NEW HAVEN, Connecticut — Defense attorneys in the federal corruption trial of Robert Braddock Jr., a campaign aide to former Connecticut House Speaker Chris Donovan, rested their case Monday after deciding not to call any witnesses.
The jury is expected to begin deliberating Braddock's fate Tuesday after final arguments.
Braddock managed the money for Donovan's campaign last year for Congress. He and seven co-defendants who pleaded guilty are accused of conspiring to hide the source of nearly $28,000 in campaign contributions.
The scheme involved roll-your-own tobacco shop owners who wanted Donovan to kill state legislation that would have raised taxes on them. Prosecutors say they gave cash to other people, who then wrote checks to Donovan's campaign, an illegal practice known as straw donations.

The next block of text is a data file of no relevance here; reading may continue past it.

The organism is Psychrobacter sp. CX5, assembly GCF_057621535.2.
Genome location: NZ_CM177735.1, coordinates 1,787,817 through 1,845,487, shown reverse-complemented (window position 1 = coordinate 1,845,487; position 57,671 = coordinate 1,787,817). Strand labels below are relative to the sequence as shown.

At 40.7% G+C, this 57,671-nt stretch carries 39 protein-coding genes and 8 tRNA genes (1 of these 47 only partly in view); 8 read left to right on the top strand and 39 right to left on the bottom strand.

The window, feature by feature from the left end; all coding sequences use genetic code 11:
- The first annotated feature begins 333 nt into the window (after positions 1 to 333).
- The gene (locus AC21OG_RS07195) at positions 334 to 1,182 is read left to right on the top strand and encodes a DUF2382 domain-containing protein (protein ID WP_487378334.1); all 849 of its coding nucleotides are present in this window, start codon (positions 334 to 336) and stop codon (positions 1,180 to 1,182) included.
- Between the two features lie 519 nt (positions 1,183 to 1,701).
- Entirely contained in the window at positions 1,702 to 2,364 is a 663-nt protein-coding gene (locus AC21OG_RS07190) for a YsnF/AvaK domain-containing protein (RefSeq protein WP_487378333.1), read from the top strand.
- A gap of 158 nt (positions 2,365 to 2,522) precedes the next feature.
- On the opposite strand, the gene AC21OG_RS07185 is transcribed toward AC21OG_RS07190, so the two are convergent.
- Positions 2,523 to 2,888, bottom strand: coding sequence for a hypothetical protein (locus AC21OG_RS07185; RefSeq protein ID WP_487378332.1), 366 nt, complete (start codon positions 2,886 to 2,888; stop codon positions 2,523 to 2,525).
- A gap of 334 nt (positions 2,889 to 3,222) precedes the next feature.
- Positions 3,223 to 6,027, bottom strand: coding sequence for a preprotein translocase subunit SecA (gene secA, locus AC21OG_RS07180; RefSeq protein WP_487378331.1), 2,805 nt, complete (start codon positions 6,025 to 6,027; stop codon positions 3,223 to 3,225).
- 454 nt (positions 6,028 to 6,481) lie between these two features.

Donovan, whose campaign was derailed by the allegations, wasn't charged in the probe and denies wrongdoing. He lost the Democratic nomination for the congressional seat last year to Elizabeth Esty, who went on to win the general election.
The trial featured audio and video recordings obtained by Harry Ray Soucy, a former state prison guard and labor union official who has acknowledged facilitating the straw donations and cooperated with prosecutors.
Soucy wore hidden video recording equipment to the Democratic nominating convention for the congressional seat in Waterbury in May of last year.
Soucy managed to get a brief meeting with Donovan behind the closed curtain of the auditorium stage. The video shows Donovan, who apparently was surprised by Soucy's visit, exchanging greetings with Soucy and Donovan saying, "I took care of you, didn't I?"
Soucy thanked Donovan and told him he had another $10,000 to give to Donovan's campaign manager, Joshua Nassi, who also has pleaded guilty in the case.
The video shows Donovan telling Soucy, "I didn't kill the bill. I worked on the legislative side. I did what's right."